“There is a very strong correlation between the growth of the internet and the emergence of blockchain,” Shafin Diamond Tejani, CEO of tech incubator and accelerator Victory Square Technologies (CSE: VST) (OTC: VSQTF), recently told in a phone conversation.  “Back in the early 90’s people didn’t understand the internet and its potential, but FOMO (an acronym for “fear of missing out”) elicited an outpouring of investor capital into the space, which helped it evolve rapidly.  Blockchain and cryptocurrency, more succinctly digital tokens, have been integral to our company for years now and I’m confident in saying that most people still do not understand them, but FOMO is once again driving innovation.”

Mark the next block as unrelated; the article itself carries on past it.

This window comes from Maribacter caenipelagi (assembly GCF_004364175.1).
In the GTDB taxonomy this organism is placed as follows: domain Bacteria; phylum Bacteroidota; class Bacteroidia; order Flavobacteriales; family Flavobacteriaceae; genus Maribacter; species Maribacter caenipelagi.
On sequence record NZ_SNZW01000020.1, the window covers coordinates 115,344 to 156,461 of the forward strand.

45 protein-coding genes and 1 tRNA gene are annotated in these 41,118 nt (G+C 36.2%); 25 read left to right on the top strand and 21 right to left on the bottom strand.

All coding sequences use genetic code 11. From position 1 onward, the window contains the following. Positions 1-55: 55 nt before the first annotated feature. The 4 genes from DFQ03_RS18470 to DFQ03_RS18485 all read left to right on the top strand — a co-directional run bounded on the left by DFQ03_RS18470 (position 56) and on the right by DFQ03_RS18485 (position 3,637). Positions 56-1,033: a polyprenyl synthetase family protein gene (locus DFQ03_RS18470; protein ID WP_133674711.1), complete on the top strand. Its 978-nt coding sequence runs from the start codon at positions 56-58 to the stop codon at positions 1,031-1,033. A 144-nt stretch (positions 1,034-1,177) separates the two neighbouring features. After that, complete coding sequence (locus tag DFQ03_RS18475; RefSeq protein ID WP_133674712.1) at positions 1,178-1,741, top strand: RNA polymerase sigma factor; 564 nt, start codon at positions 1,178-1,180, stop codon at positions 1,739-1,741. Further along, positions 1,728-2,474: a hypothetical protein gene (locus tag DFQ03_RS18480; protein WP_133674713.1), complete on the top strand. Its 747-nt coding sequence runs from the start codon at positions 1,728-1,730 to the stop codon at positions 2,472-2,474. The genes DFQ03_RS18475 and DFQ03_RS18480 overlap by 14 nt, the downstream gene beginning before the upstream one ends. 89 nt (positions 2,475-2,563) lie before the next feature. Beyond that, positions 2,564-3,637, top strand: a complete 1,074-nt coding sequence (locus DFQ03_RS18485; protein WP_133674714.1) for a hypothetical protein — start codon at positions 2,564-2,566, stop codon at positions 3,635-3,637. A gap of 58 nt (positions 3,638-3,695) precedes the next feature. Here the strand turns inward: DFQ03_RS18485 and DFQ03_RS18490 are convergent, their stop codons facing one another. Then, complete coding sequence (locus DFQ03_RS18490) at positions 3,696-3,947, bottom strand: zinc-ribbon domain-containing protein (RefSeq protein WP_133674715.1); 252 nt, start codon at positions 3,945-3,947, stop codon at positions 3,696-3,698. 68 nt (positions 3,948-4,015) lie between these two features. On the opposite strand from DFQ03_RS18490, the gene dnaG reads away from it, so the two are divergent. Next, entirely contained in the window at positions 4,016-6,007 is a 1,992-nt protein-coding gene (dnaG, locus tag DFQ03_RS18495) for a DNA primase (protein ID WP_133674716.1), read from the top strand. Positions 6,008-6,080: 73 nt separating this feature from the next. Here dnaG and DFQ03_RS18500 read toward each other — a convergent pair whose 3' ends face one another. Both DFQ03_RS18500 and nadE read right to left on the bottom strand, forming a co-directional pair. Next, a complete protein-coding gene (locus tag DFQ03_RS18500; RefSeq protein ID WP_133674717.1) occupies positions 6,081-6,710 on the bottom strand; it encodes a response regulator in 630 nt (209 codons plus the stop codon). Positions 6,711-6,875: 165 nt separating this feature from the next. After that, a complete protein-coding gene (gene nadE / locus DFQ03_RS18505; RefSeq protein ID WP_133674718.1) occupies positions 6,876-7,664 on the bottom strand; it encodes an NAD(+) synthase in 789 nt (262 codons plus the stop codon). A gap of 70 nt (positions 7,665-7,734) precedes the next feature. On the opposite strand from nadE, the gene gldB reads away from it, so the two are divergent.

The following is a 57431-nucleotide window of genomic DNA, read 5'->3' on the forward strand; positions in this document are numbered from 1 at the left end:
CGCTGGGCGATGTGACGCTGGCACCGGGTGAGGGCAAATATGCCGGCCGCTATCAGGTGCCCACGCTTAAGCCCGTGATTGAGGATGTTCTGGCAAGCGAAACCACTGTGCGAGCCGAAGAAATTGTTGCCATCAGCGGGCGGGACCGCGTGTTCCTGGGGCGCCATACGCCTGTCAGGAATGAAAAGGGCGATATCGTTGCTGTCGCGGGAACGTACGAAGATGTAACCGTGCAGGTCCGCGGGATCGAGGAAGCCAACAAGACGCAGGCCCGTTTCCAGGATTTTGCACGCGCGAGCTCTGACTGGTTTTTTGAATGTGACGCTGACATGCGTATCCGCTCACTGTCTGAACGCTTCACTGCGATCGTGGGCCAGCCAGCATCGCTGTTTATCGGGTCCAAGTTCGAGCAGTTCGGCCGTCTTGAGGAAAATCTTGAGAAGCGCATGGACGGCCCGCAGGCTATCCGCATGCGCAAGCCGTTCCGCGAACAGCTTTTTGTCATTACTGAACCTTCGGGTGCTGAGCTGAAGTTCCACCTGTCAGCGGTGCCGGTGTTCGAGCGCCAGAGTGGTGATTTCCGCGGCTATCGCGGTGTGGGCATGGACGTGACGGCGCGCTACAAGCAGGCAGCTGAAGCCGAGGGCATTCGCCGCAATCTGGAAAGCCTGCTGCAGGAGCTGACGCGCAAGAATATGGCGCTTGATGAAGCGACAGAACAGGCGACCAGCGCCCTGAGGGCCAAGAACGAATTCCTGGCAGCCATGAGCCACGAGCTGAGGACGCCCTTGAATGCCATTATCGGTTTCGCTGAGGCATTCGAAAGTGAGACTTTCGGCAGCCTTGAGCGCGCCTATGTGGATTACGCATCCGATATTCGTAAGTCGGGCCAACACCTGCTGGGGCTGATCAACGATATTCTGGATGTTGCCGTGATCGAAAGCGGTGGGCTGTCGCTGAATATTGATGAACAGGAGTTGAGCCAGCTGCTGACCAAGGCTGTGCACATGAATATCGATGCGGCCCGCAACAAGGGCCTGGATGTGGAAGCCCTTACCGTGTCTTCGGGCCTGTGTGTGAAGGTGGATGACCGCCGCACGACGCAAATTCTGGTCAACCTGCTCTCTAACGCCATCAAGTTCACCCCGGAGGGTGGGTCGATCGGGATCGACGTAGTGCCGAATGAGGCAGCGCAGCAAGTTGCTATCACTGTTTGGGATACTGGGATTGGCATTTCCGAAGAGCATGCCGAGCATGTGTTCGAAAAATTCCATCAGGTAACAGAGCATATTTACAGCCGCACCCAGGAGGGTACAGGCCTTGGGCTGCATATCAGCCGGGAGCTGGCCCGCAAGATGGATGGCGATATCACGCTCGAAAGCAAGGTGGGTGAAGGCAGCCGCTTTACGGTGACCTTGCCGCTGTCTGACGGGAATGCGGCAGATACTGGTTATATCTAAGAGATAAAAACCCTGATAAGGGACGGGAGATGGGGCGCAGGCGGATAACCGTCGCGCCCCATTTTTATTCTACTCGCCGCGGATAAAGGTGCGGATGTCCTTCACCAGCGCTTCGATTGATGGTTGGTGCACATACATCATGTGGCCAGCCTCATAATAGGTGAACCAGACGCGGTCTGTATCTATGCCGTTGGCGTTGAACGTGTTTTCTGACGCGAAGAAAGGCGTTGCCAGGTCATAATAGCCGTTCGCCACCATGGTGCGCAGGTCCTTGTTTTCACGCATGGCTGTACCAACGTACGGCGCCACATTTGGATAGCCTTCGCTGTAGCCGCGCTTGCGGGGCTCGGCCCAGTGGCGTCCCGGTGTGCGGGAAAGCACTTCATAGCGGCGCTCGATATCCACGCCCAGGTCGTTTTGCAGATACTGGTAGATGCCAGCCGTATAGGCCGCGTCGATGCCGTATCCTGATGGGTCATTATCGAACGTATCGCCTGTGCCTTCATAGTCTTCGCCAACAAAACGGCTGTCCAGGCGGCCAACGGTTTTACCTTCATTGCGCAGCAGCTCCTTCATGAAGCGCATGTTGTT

On its face, Blockchain is relatively simple, ingeniously so in fact.  It is a decentralized public ledger of new transactions comprised of “blocks.”  Because the data is not reliant upon a single server, it is visible to everyone.  Each block can be comprised of any type of data and it can be represented by any type of digital token, albeit a currency exchange, medical data, a picture, deed, etc., literally anything.  Once a block is created it is added to the chain (hence the name) upon validation.  Every block is validated by means of solving a complex cryptographic equation; a practice that connects each block to the preceding blocks via time stamps, making alteration of the chain essentially impossible.  People that solve the equations for validation and store of the blockchain in pieces all of the world are known as miners.